Postumus – 259-268 AD

Postumus

259-268 AD


Marcus Cassianius Latinius Postumus was a soldier who rose to the rank of commander in the Rhine legions under the emperor Valerian I. During the reign of Valerian I, the economic condition within the Roman Empire began to collapse. Confidence in government simply collapse and the currency moved through a hyper-inflationary phase. The coinage of Rome fell dramatically in weight for the gold issues and silver virtually disappeared. The silver antoninianus was reduced to a crude bronze coin that was merely coated with a silver wash.

In 259 AD, Postumus led a rebellion against the Emperor Gallienus, heir and son of Valerian I. Postumus succeeded in capturing Gaul, Spain and Britain beginning what would become known by historians as the first Gallic Empire that would last for almost a decade.

Postumus made a valant attempt at reforming the coinage within his new realm. At first, his coinage was struck in a full white metal. He reintroduced the bronze double sesterius and struck dupondius, as and a few denarii. However, as time passed, the financial decay that was taking place all around the Roman Empire was impossible to prevent even in his new Gallic Empire. The silver coinage of Postumus gradually declined and it too was reduced to a copper alloy with a silver wash.

Postumus was also one of the first emperors to portray himself with Hercules, unlike Commodus who may have believed himself to be Hercules. Nonetheless, Hercules was very much the Greek god who was similar to that of Christ insofar as he was the protector of the average man and the son of a great god in human form. Thus, the illustration above shows Postumus side by side with Hercules drawning the image of Postumus as the proector of the Gallic people from the corrupt and decaying Roman Empire.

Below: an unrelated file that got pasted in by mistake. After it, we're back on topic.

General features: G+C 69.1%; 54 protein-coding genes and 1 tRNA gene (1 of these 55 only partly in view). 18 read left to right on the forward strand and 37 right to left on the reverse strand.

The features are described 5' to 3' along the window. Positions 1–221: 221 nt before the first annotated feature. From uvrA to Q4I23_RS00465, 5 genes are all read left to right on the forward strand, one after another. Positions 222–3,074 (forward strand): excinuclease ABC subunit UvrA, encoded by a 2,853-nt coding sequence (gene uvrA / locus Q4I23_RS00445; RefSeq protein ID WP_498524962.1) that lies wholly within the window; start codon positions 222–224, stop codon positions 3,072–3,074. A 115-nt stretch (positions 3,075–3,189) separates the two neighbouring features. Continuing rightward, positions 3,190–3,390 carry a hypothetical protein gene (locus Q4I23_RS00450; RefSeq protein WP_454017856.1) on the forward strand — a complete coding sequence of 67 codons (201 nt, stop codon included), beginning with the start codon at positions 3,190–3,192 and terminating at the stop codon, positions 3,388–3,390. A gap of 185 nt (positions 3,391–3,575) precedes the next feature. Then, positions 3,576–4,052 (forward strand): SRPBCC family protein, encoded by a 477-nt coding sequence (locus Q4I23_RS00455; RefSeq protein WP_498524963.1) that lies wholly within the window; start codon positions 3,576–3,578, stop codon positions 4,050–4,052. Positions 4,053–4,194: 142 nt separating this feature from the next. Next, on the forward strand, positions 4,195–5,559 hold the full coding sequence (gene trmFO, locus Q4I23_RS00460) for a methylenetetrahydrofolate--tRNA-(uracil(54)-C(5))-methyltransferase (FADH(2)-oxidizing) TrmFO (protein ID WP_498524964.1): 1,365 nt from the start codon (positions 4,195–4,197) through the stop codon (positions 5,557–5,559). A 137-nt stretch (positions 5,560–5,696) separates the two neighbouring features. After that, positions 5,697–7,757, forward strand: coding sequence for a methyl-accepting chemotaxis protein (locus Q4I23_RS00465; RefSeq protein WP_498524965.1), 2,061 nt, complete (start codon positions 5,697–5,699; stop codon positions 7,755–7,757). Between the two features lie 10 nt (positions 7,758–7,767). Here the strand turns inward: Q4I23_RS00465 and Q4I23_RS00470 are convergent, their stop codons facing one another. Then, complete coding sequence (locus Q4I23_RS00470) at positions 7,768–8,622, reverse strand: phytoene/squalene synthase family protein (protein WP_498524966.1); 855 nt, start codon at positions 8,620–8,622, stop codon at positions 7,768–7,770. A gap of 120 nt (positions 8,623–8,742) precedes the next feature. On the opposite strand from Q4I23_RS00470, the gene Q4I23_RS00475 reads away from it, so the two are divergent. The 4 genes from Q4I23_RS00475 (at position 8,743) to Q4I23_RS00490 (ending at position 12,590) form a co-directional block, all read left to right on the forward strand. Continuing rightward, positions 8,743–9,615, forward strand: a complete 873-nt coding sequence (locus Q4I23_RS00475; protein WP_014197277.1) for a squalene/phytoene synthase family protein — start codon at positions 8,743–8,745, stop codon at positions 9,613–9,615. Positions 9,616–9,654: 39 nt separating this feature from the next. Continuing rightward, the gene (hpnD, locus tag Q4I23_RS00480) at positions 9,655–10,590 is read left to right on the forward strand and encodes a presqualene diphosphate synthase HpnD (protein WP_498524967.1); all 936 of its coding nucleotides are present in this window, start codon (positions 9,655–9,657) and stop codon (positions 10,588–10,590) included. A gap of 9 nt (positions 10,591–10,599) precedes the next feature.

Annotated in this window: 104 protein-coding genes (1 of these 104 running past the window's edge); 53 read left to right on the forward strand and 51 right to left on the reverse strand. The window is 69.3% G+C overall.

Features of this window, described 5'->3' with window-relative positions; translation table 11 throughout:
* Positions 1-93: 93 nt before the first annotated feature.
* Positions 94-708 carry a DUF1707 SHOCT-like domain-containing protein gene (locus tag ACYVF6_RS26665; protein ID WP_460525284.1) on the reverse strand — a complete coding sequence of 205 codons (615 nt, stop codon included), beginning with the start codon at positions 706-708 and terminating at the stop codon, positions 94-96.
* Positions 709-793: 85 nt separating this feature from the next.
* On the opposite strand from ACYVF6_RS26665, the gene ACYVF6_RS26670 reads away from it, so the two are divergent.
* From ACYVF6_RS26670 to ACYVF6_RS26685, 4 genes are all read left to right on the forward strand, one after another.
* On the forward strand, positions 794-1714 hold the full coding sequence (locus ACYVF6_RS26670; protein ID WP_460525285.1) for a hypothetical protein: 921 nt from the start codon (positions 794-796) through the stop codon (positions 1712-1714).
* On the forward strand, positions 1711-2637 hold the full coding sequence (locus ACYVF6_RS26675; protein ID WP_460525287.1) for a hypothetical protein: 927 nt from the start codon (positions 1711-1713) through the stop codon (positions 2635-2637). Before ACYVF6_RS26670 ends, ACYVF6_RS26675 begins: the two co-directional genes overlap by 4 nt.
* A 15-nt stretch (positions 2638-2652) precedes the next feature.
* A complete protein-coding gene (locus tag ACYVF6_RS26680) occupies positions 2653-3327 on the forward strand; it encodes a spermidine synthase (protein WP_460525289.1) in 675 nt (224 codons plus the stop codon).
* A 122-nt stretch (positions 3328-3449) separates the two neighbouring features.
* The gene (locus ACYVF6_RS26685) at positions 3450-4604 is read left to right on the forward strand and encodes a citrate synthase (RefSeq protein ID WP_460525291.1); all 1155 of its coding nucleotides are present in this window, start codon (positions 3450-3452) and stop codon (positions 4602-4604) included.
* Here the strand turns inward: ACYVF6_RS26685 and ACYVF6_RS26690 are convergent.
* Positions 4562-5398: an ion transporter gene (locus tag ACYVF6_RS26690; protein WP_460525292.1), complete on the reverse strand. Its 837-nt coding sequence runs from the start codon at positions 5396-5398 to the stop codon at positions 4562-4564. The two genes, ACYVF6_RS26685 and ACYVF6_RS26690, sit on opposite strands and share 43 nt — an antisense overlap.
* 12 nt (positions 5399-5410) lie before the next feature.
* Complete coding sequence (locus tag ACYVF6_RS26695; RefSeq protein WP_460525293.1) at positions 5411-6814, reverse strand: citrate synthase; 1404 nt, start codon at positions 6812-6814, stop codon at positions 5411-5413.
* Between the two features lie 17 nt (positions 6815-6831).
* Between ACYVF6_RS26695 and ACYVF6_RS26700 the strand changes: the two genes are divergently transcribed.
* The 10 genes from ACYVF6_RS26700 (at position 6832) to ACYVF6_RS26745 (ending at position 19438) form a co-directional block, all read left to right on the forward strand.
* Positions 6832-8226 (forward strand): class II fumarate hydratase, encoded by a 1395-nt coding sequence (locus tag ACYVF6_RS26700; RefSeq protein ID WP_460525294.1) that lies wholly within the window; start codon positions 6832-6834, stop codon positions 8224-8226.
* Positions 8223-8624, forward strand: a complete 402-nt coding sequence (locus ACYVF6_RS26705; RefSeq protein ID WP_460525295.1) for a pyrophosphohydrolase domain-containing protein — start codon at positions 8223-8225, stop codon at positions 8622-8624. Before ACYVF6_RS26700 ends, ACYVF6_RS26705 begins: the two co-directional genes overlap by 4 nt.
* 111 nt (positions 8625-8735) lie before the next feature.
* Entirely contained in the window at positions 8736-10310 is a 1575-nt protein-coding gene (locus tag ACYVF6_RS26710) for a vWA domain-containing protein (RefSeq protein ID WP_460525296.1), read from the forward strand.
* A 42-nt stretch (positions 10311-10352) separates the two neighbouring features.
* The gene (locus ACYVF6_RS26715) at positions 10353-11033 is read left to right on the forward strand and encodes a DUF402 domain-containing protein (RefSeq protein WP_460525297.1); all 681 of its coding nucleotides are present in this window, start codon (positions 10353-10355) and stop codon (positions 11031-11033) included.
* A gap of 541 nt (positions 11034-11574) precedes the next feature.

Postumus was also quite successful driving back the German tribes from the Rhine frontier. However, he was also able hold off Gallienus who made repeated attempts to recover the lost Roman provinces.

In 268 AD, Laelianus led a rebellion against Postumus from within the Gallic Empire. However, Laelianus was quickly defeated destroyed. Unfortunately, Postumus broke with an old Roman tradition and he refused to allow his troops to sack the usurper’s city of Moguntiacum (Mainz). This decision proved to be disasterous and ultimately led to his own assassination.


Titles and Powers, 259-268 AD

Yr Tribunician Power Consulship
259 TR.P. COS
260 TR.P.II. COS. II
261 TR.P.III. COS. III
262 TR.P.IIII. COS. III
263 TR.P.V. COS. III
264 TR.P.VI. COS. III
265 TR.P.VII. COS. III
266 TR.P.VIII. COS. III
267 TR.P.VIIII. COS. IIII
268 TR.P.X. COS. V


Monetary System

Mints: Lugdunum; Cologne; Milan

Obverse Legends:

POSTVMVS AVG
POSTVMVS PIVS AVG
IMP POSTVMVS AVG
IMP C M CASS LAT POSTVMVS P F AVG
IMP C POSTVMVS PIVS F AVG


DENOMINATIONS

AU Aureus (6.94 grams)
AU Quninarius (3.04 grams)
AR Antoninianus (3.50 grams)
Æ Antoninianus (2.66 grams)
AR Denarius (1.50 grms)
Æ Denarius (1.50 grms)
AR Quinarius (1.08 grms)
Æ Quinarius (1.08 grms)
Æ DOUBLE Sesterius (20.3 grms)
Æ Sesterius (14.1 grms)
Æ Dupondius
Æ As


Monetary History of the World
© Martin A. Armstrong